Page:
For the past month, it has been the hottest municipal soap opera in Los Angeles County. Each Pasadena City Council meeting has been a cliffhanger: Will City Manager Philip Hawkey keep his job?
Hawkey's fortunes have swung more wildly than the Dow Jones--and remained volatile during an unusual Saturday meeting in which the City Council let him stay--for now.
It all started in late November, when the council narrowly voted to let the seven-year veteran finish his contract, which ends in October 1999.
Two weeks later, the council changed its mind, voting 4 to 2 to replace Hawkey in six to nine months. An angry Hawkey said he had been "ambushed" and vowed to consider his legal options. Irate city employees boycotted a Christmas reception hosted by Hawkey foe and Pasadena Mayor Chris Holden.
At the special meeting Saturday, the council took it all back. With all of Hawkey's foes absent, a four-member quorum agreed to let Hawkey, 51, finish his contract.
"This has been a distressful and painful period for me and my family," Hawkey said, before turning the microphone over to his lawyer, who spelled out steps he said the council needs to take to avoid a lawsuit.
Grumbled one City Hall insider: "They make [USC Athletic Director] Mike Garrett look like a genius," referring to how Coach John Robinson learned from the press that he had been fired.
Hawkey has never had it easy in Pasadena.
Seven years ago, black activists tried to block his hiring, charging that he had been racist in his previous job as city manager of Toledo.
He was hired in a 4-3 vote over two black candidates, infuriating some African American leaders in this often politically fractious town. For years he feuded with black activist Danny Bakewell, who has charged that Hawkey has unnecessarily blocked his planned shopping center in northwest Pasadena.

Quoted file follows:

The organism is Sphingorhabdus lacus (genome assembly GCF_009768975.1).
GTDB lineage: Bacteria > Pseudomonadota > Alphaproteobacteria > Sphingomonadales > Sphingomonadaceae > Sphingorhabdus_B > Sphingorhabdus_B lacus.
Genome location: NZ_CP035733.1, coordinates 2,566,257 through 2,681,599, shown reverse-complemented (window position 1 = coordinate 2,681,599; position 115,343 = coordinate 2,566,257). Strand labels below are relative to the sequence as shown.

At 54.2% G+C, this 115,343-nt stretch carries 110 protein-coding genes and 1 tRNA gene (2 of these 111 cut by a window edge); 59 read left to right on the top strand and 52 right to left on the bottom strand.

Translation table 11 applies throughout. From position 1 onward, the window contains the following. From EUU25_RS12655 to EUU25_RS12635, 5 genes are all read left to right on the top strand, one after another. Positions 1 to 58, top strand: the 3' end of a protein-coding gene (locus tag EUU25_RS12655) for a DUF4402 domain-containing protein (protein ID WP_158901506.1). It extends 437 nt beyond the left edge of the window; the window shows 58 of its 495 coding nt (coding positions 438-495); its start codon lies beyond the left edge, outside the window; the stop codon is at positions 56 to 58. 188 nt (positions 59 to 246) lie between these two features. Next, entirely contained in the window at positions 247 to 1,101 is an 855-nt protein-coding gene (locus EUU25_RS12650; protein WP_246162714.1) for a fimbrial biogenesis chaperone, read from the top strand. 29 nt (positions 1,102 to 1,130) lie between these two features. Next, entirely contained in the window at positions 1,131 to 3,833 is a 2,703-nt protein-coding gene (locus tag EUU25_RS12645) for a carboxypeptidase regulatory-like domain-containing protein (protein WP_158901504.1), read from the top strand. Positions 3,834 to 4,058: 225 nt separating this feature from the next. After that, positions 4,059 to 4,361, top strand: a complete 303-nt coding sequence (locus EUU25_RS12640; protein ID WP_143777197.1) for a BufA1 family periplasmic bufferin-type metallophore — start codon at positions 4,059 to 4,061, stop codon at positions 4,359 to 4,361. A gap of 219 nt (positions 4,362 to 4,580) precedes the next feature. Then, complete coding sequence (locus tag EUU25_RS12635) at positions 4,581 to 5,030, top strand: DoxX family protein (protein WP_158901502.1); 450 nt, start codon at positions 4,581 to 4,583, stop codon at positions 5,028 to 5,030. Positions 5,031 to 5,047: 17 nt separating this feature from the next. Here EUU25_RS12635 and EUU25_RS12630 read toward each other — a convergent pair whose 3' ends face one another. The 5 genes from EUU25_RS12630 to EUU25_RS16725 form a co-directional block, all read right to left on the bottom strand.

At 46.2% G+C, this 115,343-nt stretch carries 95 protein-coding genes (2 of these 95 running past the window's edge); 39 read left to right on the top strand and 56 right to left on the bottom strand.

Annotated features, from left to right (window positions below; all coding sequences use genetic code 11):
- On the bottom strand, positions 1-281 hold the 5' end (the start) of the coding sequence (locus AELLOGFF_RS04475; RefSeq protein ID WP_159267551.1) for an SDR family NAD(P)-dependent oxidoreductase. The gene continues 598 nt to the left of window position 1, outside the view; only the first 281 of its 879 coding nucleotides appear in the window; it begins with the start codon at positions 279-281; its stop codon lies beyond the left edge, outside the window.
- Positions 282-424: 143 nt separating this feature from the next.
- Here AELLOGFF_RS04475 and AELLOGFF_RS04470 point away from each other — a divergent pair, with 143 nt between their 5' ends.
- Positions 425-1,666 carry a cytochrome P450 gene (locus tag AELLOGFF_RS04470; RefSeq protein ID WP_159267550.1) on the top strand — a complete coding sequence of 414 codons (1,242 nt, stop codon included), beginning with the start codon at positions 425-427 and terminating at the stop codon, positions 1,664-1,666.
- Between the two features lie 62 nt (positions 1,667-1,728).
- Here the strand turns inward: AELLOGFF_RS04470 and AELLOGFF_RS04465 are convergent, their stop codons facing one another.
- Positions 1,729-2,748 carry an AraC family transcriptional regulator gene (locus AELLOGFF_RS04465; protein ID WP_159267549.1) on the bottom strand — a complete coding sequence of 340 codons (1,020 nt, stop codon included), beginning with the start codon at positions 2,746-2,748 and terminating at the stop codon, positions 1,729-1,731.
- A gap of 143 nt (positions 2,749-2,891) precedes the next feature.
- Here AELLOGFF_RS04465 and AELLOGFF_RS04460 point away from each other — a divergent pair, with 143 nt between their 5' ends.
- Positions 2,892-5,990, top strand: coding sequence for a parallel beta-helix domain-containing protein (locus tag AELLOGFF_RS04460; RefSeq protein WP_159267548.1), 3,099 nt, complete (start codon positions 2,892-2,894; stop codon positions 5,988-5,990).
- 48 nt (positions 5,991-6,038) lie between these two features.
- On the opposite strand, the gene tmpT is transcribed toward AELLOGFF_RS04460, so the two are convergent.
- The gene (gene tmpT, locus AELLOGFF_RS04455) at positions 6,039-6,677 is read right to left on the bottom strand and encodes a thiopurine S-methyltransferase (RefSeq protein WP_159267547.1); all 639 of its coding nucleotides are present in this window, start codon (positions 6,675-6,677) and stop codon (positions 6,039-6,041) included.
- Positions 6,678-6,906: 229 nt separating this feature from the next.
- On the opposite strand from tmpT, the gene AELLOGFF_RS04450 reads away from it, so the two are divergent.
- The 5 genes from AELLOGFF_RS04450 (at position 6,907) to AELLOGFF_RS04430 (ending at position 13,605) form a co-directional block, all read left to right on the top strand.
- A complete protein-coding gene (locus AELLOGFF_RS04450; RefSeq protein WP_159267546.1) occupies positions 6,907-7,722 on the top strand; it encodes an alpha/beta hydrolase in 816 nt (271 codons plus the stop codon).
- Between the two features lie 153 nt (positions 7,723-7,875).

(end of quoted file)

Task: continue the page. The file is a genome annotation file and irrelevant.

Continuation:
Since his hiring, Hawkey has never had the backing of more than four of the council's seven members.
Detractors say Hawkey is so busy counting votes on the council that he doesn't bother to govern. "Hawkey has done a marginal job," said neighborhood activist Penny York. Consequently, "he held on to his job by the narrowest of margins."
But Hawkey supporters say the opposite is true.
"Phil is politically naive to the point of reckless," said former City Councilman Rick Cole, who initially opposed Hawkey but ended up supporting him. "Sometimes he will do things and just not consider the political fallout. His friends and allies would appreciate a little more political sensitivity on his part."
Supporters say Hawkey has breathed life into the Old Pasadena shopping district and rejuvenated the city's business climate while fighting to balance the budget and battling the MTA over extending the planned Blue Line to the city.
Earlier this year, Councilman William Thompson, a Hawkey supporter, retired. His replacement, Councilman Sidney Tyler, has been the swing vote in the past month.
Residents in Tyler's district vehemently oppose a business development on South Lake Avenue backed by Hawkey. Tyler denied Saturday that the business development has influenced his voting. Yet, two weeks ago, Tyler cast the deciding vote to oust Hawkey. On Saturday, he reversed himself, saying he was trying to avoid litigation and that the city needed stable leadership.
Tyler said the city manager evaluation process needs to be "professionalized . . . what we have done is disgraceful. A chief executive deserves something better than what he got."
At Saturday's meeting, some residents supported Hawkey but others said the city needs new leadership.
"This subject has opened a gaping hole in our community," said Terri Allen. "It began seven years ago as a small cut and has grown into a gaping, festering sore."